McCure is not sane. The dispatch' has
been sent to General Chaffee for ac
Traffic Manager Resigns. "
riew urieans, Special. S. F. B.
Morse, assistant passenger traffic man
ager of the Southern Pacific Railroad
with headquarters at Houston,' Texas,
nas tendered nis resignation to the
committee, effective soon. He has
made important financial connections
in the east. Mr. Mcrse left the Ble
jtour at MHnaio in ig94 to associate
himself with the Huntington lines.
TCEft'.UI B'tlTfl PETITION
Official Statement OH en Out lef
Washington. SpettsL The Stst Iv
pstment has authoris4 t&e following
At the Slate Ipartmect it
tatrj ty a huh offktal to the aSwc
of Secretary Hay that the delay la fei-
warding the petition of ths Amrtra
rltlieti of the JewUh faith as to the
ill-treament of their ro-reltgloouts !
Russia kit due !ely to the delay la
furnUhlng the address to th Slste Iv-
partment by the petitioners Th Stste
Department would, of coare. pay no
heed to any atatemeat purportleg to
emanate from the Ruslan government
unlet such statements wete male tf
many, in some form or other, to our
own government. Toe Stats Ivnart-
mcnt has been srrupulouly rarefxl t
act only in accordance with all the re
quirements of official propriety, b
within the limits thus laid down It !U
moat certainly not hesitate to give ri-
pression to th deep gytnpathy felt act
only by the administration, but bj at!
the American people, for the unfortu
nate Jews who have been the lit!n.
in the recent appalling maasarres and
outrages, m this connection. Jt u
pointed out by another official l
disclaimed any purpose to rak In !.!
official capacity, however, that it fe:n-
cd somewhat strange, m nay the ! w
that the Russian government niioull
rhooke this parrlu ular method of mak
ing a .tatemcnt to the American p'i V
at the vry time when by ir.cth'iS
which are certainly the reveiM- o
t t . .. . .. .. . ... .
uitnnj io ine i nnea Mates, u iim
rough t to make China join in t rcslcne
the plighted faith of all the piw.i as
to the open door in Manchuria, and h.s
endeavored to bar our people from am
eers to the Manchurian tra.Ie."
ine above statement w.m ihnvn to
Count Casslnl. tl.e Russian nnilHKi
dor. but bo declined to make auy rom
ment on It.
Any reply to this rtatfment Must I
made i:nur direct inMriu tion fr m i-'t
'eteisburj. It Is realized, l-otb at the.
Slate IVpartment and the Russian ei:
bass?, that the situation is extremely
Lynching nt Norway S. C.
Columbia. Special. There w.v
lynching In Norway Tuesday night
nd Chrrlic livans, a negro, who wa.
rharged wilh aturr.pting to assassina'.r
Mr. Phillip and daughter on Sundi?
night, was hanged and his body rid-
filed with bullets. Ho and three other
r.egroes had been arrested and placed
n the town guard house and a guird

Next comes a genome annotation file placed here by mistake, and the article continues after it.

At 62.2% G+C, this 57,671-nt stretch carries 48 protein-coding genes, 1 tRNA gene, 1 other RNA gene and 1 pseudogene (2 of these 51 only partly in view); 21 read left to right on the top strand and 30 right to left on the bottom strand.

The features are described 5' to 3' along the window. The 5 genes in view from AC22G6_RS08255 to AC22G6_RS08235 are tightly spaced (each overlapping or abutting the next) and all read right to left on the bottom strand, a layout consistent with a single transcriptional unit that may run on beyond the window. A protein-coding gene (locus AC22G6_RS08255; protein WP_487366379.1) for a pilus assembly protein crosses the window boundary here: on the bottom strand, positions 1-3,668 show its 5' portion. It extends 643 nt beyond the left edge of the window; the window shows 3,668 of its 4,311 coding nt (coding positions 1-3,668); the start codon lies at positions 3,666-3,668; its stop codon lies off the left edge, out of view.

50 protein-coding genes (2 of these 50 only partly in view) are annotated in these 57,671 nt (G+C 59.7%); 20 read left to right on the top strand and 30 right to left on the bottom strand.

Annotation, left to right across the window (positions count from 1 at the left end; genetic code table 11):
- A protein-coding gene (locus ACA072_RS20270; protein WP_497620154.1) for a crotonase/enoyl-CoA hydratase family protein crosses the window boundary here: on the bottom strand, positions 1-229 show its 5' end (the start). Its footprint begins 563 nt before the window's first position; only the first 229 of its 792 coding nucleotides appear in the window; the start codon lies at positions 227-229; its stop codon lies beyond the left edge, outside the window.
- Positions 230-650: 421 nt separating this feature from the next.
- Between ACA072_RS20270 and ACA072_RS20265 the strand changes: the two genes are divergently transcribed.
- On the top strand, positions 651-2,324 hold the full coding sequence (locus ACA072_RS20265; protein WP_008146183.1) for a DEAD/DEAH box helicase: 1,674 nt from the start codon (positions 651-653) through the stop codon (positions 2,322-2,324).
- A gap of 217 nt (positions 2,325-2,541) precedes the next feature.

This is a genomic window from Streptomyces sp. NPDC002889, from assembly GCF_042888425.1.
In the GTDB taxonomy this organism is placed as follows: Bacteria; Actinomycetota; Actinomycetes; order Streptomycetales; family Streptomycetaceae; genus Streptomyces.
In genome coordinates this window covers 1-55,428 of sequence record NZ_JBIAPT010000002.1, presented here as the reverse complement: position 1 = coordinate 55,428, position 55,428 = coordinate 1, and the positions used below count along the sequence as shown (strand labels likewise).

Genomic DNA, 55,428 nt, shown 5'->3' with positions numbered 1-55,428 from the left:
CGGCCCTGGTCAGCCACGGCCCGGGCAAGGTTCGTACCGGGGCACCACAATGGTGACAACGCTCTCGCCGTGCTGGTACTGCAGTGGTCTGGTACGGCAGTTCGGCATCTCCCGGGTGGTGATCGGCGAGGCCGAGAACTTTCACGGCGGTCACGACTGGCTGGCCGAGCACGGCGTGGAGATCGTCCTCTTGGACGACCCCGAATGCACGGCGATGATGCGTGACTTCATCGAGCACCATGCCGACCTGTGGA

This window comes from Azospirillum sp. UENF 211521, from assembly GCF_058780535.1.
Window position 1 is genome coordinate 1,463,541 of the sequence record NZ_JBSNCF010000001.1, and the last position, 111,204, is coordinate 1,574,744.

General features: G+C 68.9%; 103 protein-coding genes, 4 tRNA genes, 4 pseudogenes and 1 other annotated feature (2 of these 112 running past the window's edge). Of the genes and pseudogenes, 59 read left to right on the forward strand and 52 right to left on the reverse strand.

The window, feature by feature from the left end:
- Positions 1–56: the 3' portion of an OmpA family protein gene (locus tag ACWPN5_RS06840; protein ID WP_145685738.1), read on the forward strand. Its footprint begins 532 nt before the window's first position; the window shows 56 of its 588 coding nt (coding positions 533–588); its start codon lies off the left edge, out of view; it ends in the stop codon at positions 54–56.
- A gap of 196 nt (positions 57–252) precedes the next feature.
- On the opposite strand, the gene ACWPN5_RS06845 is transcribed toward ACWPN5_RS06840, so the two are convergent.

tationed around It. The men were
overpowered by a mob. said to have
been composed of "unknown parties."
nd the three were taken Into the
woods near the town. Piuk Hart well.
S. Johnston and John Fc-Mer. win
had been arrested with Evans, were
eleased, It being shown that they hd
nothing: to do. with the crim. Evana
was strung up and afterwards ehot.
Mr. Phillips was shot while sit.'lne
Jown to supper, but he waa not doad.
hots from the gun entered his shoul-
3er and his lung, and one pentratd
his brain, and It is said that there ia
lbsolutely no hope for him. His daugh
ter also received a wound in the heai,
but It was not fatal. Evans was a.
Tiost desperate negro and the people
were more Infuriated than they wruld
3therwlse have been on account cf hit
previous desperate criminal acta.
GOVERNOR HEYWARD TAKES AC
The one at Norway was the first
lynching In Governor Heyward's ad
ministration and he very promptly
wired Sheriff Dukes and Coroner Rlck
?nbacker. of Orangeburg county, to
lake all steps to get at the Identity of
the lynchers and bring them to proe-
?otion. He also wired the sheriff an1
Hie magistrate at Norway to take all
precautions to protect the lives of any
2ther negroes under arreet and to send
them under armed guard to Orange
. Montgomery, Ala.. Special By an
igreement of the counsel for the State
and defendant In the case of the United
states Deputy Marshal Byron Tram
mell. charged with the killing of C. E.
Taylor, a former deputy marshal, the
lefendant was allowed bail In the sum
Knoxville, Special. In a collision
between two trains on the Virginia &
Southwestern road. Fireman L. H.
Kain. of Bristol, was instantly killed
and Engineer R. C. Clowry. of Bristol,
fatally injured. The engineer and fire
man of the eastbound train jumped.
Decides for Railroads.
Jackson. Mi33.. Special. Judge Niles
In the Federal Court here ruled agaicst
the injunction of the lumbermen of
Mississippi, praying that the railroads
fce. prevented from adding a rate of
two cents per 100 pound to the pres
News in Notes.
One hundred and one additional
towns in Russia were opened to resi
dence by Jews.
A fully equipped metallurgical In
stitute for teaching and research was
proposed at a meeting in London as a
memorial to Sir William Bessemer,
the Inventor, to which Carnegie has
promised to contribute.